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Old 08-22-2006, 05:21 AM   #1
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Partitioning RAID Array. LVM? parted?


I've just inherited a server which sits about 2000 miles away in a data centre. If I make any changes to it, therefore, I have to be really sure that its not going to mess up.

So, with that in mind, the server was set up with two 160Gb hard disks in a Software RAID 1 configuration. Within the RAID config there is a boot partition, a swap partition and the rest of the disk is dedicated to / . (config details attached below). I want to resize the main partition to 50GB, and move /home onto one partition of 50Gb and then set up another partition for /var. (As an additional wrinkle I want another partition which I intend to encrypt using Truecrypt but we can ignore that for now.)

I've been reading around the internet to see if I can resize the partitions on the disk and/or in the LVM. There seems to be conflicting advice on the subject and I don't want to make a move before I'm absolutely sure. My choices seem to be

a) resize physical disk partition using parted, then resize RAID partition using lvreduce etc. (ref article in gentoo documentation )

b) The converse of this: resize RAID partition first, then resize physical disk
(ref parted manual, specifically:
"You usually resize the file system at the same times as you resize your virtual device. If you are growing the file system and virtual device, you should grow the device first (with the RAID or LVM tools), and then grow the file system. If you are shrinking the file system and virtual device, you should shrink the file system first, and then the virtual device afterwards.

To resize the file system in Parted, use the resize command. For example:

(parted) select /dev/md0"

c) Forget about the physical disk: just do everything in RAID LVM

So, can anyone tell me the definitive way to do this? I guess I'm having a hard time working out the relationship between the LVM and the physical disk. If the server were in front of me, I'd just plough in there and try things out. However its not, and if I mess up, I mess up big.




Here are some config details:

[root@server ~]# cat /etc/fstab
# This file is edited by fstab-sync - see 'man fstab-sync' for details
/dev/md2 / ext3 defaults 1 1
/dev/md0 /boot ext3 defaults 1 2
none /dev/pts devpts gid=5,mode=620 0 0
none /dev/shm tmpfs defaults 0 0
none /proc proc defaults 0 0
none /sys sysfs defaults 0 0
/dev/md1 swap swap defaults 0 0

(parted) print
Disk geometry for /dev/sda: 0.000-152627.835 megabytes
Disk label type: msdos
Minor Start End Type Filesystem Flags
1 0.031 101.975 primary ext3 boot, raid
2 101.975 2149.321 primary linux-swap raid
3 2149.321 152625.344 primary ext3 raid
(parted) select /dev/sdb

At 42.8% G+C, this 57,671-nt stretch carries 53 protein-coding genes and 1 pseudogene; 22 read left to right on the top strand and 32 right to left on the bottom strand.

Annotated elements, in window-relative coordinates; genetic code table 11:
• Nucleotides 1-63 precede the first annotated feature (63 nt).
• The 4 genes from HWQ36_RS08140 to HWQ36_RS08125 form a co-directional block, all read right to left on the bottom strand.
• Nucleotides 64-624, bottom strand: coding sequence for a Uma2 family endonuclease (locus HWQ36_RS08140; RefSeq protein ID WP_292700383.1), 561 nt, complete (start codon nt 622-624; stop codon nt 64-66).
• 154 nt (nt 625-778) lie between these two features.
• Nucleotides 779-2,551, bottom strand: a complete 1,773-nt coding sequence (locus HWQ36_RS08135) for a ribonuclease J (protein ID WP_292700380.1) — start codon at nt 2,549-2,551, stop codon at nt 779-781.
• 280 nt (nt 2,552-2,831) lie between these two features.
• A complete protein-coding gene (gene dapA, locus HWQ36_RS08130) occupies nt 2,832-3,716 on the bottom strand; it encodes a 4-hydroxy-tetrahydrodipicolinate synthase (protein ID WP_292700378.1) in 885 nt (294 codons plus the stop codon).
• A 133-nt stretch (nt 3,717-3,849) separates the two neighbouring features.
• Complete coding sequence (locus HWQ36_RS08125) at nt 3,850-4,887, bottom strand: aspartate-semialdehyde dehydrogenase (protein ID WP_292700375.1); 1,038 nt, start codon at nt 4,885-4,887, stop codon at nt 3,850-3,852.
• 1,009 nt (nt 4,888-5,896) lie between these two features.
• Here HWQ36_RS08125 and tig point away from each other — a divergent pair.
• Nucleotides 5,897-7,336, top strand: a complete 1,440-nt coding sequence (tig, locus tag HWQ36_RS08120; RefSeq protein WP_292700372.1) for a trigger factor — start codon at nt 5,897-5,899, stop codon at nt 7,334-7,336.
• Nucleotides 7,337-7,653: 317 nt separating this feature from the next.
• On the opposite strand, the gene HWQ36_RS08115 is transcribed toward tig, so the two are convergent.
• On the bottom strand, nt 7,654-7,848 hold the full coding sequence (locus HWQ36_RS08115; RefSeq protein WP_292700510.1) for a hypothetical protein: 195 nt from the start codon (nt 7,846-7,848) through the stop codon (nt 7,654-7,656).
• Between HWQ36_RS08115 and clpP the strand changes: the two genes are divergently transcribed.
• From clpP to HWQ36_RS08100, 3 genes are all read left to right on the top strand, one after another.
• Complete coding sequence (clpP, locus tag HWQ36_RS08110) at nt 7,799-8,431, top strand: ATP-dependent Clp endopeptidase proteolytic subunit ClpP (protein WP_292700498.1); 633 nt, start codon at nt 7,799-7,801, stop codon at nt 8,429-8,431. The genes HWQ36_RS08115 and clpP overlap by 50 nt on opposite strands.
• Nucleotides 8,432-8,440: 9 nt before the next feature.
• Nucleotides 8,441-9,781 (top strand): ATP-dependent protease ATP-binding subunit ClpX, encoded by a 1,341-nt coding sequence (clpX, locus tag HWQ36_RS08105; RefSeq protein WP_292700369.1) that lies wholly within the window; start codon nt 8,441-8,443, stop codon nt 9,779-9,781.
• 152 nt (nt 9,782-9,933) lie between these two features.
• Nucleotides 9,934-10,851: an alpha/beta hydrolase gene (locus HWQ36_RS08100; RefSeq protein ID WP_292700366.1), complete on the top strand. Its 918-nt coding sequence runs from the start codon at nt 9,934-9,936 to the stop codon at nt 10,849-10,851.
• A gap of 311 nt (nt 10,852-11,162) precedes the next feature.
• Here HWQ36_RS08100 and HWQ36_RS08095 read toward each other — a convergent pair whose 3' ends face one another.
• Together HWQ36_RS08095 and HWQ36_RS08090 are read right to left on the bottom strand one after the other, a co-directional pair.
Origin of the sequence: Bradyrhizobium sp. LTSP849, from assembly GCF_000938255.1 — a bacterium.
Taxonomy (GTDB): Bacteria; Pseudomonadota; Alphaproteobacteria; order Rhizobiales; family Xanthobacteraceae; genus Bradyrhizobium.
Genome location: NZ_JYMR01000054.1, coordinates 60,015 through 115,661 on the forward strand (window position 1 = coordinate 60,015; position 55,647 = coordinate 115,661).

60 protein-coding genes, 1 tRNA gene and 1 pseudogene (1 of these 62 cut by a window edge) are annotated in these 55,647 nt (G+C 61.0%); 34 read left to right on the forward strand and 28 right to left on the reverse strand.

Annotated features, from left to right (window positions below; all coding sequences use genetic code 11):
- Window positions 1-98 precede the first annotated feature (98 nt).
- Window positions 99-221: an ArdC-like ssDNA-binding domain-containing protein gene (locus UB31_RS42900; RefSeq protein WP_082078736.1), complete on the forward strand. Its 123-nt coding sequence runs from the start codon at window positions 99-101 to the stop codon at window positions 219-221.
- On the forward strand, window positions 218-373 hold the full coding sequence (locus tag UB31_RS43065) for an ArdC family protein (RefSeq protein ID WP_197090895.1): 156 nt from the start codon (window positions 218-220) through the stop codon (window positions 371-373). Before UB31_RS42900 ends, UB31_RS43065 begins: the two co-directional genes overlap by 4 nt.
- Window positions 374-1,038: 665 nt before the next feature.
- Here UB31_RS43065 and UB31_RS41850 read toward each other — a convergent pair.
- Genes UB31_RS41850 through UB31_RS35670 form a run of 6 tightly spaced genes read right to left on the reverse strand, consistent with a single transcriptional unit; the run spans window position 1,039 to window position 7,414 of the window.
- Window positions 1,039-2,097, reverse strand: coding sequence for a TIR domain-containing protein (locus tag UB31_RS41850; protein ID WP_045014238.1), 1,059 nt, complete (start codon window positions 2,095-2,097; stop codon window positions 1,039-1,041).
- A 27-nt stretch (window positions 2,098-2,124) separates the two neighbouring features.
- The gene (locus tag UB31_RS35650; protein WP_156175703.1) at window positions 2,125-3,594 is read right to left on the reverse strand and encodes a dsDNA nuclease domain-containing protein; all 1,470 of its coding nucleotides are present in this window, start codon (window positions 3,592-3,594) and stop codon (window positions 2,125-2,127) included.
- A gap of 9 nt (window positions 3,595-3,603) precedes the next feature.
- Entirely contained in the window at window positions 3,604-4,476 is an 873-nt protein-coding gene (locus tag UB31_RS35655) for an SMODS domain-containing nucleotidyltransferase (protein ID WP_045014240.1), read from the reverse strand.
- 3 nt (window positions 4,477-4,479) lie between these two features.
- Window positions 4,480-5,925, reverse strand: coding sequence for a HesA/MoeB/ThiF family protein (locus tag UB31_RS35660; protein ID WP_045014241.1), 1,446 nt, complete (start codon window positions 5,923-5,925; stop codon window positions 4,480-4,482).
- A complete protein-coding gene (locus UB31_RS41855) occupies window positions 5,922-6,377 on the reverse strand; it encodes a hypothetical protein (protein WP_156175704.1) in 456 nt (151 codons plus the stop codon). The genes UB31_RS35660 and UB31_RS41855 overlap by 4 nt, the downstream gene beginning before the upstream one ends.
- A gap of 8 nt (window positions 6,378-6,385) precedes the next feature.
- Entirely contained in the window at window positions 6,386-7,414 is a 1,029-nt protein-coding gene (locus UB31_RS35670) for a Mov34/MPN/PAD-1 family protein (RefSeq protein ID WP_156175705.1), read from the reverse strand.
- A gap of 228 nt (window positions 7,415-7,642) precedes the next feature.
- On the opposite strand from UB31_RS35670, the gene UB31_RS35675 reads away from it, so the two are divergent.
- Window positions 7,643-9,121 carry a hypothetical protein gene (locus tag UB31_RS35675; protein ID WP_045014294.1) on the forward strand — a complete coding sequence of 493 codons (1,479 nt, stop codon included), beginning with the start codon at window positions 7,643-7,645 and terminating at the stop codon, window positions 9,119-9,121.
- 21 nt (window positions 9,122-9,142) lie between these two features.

Using /dev/sdb
(parted) print
Disk geometry for /dev/sdb: 0.000-152627.835 megabytes
Disk label type: msdos
Minor Start End Type Filesystem Flags
1 0.031 101.975 primary ext3 boot, raid
2 101.975 2149.321 primary linux-swap raid
3 2149.321 152625.344 primary ext3 raid

[root@server ~]# mdadm --misc --detail /dev/md0
Version : 00.90.01
Creation Time : Mon Aug 7 22:41:35 2006
Raid Level : raid1
Array Size : 104320 (101.88 MiB 106.82 MB)
Device Size : 104320 (101.88 MiB 106.82 MB)
Raid Devices : 2
Total Devices : 2
Preferred Minor : 0
Persistence : Superblock is persistent

Update Time : Tue Aug 8 03:00:22 2006
State : clean
Active Devices : 2
Working Devices : 2
Failed Devices : 0
Spare Devices : 0

Number Major Minor RaidDevice State
0 8 1 0 active sync /dev/sda1
1 8 17 1 active sync /dev/sdb1
UUID : 62655ecf:e3ceaaf4:
Events : 0.23

[root@server ~]# cat /proc/mdstat
Personalities : [raid1]
md1 : active raid1 sdb2[1] sda2[0]
2096384 blocks [2/2] [UU]

md2 : active raid1 sdb3[1] sda3[0]
154087360 blocks [2/2] [UU]

md0 : active raid1 sdb1[1] sda1[0]
104320 blocks [2/2] [UU]

unused devices: <none>
Old 08-23-2006, 02:05 PM   #2
Registered: Jul 2003
Location: Miami, Florida, USA
Distribution: Debian
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You should not use LVM to reduce the size. LVM works very well when extending to a bigger size. But shrinking can wipe out data and is know for having unexpected results, especially with root partitions. If you have a data partition and want to shrink it that's ok because even if you loose some data you can always restore from backup, but if it's a root partition it is much more difficult to get it stable.

-I would recommend to force the second drive in your RAID as faulty
-reformat it
-create a new raid md1 with only this drive (you already have md0)
-create new vgm and lv (make sure they have different names)
-copy the root directory and data directory to the new vg/lv
-modify grub on second drive to make sure it'll boot to correct root directory
-create new entry in grub menu for the second drive
-reboot and have someone in front of the screen ready to select the new grub menu entry
-you can always reboot and go back to the first grub menu entry, modify your settings, rinse and repeat
-when you get it working then you'll need to do the same thing to disk one

This is a great task and not for the faint of heart. I've done it at the console but I dare not do it online, especially for a production server. In other words, you have to be an ultra-geek to accomplish this over a remote session.
Old 08-25-2006, 01:15 AM   #3
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Thanks Ram,

This is great advice. I'm mulling over whether I'm brave enough to attempt it. Maybe not one for a Friday afternoon ...

Meanwhile I received some other input from the LVM forum. Apparently I'm not running LVM at all! I was assuming that because I had software RAID, then I have LVM, but that's not the case at all. The two are separate and complementary.


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